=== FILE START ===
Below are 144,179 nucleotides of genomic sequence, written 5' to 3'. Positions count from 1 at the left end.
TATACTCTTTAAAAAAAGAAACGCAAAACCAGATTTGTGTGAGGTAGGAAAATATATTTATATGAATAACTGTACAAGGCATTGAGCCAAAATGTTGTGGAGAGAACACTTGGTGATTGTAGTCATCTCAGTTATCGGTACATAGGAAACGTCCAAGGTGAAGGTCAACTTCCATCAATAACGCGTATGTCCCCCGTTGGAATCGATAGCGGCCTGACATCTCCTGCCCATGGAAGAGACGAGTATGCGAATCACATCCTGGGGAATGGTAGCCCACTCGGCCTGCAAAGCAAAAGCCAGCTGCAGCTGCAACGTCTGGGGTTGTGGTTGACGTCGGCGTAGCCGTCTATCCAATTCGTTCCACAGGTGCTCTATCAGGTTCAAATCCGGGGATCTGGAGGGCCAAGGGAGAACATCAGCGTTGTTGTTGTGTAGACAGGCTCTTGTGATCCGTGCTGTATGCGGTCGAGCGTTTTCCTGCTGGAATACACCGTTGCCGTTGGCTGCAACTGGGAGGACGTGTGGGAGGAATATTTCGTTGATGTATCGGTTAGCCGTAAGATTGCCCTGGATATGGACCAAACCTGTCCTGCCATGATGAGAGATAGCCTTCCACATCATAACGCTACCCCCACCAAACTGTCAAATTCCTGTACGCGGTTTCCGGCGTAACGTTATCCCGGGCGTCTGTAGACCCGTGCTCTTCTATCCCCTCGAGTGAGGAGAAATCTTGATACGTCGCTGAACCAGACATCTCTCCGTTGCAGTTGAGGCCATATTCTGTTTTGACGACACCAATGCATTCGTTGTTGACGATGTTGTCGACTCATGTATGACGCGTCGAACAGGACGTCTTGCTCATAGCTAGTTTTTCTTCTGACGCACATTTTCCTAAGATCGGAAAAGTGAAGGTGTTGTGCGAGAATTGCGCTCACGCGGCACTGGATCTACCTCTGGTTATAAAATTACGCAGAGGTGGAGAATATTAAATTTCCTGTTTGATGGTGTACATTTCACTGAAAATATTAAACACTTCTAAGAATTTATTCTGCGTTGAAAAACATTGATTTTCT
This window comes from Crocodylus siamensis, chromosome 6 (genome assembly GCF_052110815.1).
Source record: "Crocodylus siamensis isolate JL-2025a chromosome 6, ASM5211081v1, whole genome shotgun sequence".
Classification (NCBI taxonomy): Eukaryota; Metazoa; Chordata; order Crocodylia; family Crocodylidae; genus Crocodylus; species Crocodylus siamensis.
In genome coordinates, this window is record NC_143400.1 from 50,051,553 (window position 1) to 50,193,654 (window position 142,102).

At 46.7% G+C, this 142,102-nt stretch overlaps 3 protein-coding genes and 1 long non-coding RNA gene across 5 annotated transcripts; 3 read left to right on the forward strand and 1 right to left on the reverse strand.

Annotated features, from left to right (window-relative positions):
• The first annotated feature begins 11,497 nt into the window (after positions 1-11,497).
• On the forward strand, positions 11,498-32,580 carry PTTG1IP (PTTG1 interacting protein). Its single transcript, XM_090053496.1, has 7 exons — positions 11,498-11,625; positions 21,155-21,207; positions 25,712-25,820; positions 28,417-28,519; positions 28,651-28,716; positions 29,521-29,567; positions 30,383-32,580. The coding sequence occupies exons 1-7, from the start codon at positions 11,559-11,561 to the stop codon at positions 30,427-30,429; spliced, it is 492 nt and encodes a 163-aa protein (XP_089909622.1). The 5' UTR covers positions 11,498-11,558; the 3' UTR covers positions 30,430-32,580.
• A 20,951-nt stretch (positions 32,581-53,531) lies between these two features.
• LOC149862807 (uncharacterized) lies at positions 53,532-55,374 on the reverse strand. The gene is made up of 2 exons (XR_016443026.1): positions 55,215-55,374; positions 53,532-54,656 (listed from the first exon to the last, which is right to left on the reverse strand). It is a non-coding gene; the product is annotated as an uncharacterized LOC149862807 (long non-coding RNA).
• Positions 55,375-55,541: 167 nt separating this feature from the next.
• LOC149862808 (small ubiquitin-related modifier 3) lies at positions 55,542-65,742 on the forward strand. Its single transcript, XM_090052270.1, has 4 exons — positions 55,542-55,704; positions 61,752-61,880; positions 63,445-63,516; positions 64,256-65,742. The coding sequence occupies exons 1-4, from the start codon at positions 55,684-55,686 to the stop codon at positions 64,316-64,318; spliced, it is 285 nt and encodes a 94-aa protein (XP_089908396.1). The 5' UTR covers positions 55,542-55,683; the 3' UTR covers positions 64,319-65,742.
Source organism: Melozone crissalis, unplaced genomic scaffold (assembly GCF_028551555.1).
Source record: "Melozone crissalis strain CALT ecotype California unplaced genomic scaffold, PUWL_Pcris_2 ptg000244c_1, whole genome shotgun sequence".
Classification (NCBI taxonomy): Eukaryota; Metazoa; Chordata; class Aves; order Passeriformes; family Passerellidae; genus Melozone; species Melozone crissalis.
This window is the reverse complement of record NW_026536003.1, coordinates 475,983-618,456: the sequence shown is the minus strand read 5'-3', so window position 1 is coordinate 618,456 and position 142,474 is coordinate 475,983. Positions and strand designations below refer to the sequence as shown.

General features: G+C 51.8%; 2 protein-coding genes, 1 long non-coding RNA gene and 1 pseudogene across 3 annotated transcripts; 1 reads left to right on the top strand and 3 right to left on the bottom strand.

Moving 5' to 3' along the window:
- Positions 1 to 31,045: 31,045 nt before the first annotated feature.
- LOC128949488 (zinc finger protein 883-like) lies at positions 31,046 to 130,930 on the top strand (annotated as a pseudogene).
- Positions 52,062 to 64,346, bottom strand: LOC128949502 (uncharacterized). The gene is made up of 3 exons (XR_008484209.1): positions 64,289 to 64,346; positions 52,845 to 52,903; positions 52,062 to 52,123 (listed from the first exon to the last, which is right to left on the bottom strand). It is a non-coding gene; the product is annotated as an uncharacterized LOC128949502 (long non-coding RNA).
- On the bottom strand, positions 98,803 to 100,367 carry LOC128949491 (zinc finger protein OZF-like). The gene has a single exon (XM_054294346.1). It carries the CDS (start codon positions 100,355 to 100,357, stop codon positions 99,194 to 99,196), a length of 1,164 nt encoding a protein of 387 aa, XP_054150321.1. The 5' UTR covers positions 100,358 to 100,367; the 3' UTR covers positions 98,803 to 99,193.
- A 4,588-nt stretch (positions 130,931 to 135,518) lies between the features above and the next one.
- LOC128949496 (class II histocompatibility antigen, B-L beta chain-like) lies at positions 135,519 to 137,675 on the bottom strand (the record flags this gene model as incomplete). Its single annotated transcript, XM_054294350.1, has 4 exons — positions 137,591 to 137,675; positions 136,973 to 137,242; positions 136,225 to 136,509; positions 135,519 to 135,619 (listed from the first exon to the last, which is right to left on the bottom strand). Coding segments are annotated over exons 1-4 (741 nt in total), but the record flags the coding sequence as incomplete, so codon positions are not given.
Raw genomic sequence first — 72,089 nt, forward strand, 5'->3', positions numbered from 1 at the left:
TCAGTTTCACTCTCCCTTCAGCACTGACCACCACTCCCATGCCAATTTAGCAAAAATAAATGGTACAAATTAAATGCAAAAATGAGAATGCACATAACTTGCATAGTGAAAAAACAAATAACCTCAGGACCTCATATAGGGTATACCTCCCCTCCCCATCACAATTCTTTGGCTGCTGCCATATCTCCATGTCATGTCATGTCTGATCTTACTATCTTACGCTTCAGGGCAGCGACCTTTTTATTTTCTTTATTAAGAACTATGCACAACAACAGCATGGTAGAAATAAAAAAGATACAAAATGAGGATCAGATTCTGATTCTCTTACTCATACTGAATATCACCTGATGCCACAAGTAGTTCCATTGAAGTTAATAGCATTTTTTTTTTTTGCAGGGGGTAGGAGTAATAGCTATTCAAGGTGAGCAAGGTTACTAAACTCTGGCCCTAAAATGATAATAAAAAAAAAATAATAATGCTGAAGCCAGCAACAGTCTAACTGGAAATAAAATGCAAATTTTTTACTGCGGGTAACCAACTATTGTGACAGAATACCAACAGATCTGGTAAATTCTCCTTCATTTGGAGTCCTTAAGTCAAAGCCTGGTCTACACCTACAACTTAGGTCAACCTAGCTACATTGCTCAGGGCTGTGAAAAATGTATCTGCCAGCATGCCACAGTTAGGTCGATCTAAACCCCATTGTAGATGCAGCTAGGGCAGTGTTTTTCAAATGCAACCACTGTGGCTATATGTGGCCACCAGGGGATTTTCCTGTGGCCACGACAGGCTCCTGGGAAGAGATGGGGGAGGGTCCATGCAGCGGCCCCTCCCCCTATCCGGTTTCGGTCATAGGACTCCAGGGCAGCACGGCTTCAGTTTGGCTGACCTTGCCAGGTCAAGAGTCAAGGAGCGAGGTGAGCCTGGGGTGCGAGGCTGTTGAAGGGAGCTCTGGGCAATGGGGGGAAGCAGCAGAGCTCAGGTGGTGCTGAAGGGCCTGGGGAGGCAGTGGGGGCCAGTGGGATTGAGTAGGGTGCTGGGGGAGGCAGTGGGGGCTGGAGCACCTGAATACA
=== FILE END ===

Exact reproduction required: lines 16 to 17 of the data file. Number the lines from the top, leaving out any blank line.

Source record: "Melozone crissalis strain CALT ecotype California unplaced genomic scaffold, PUWL_Pcris_2 ptg000244c_1, whole genome shotgun sequence".
Classification (NCBI taxonomy): Eukaryota; Metazoa; Chordata; class Aves; order Passeriformes; family Passerellidae; genus Melozone; species Melozone crissalis.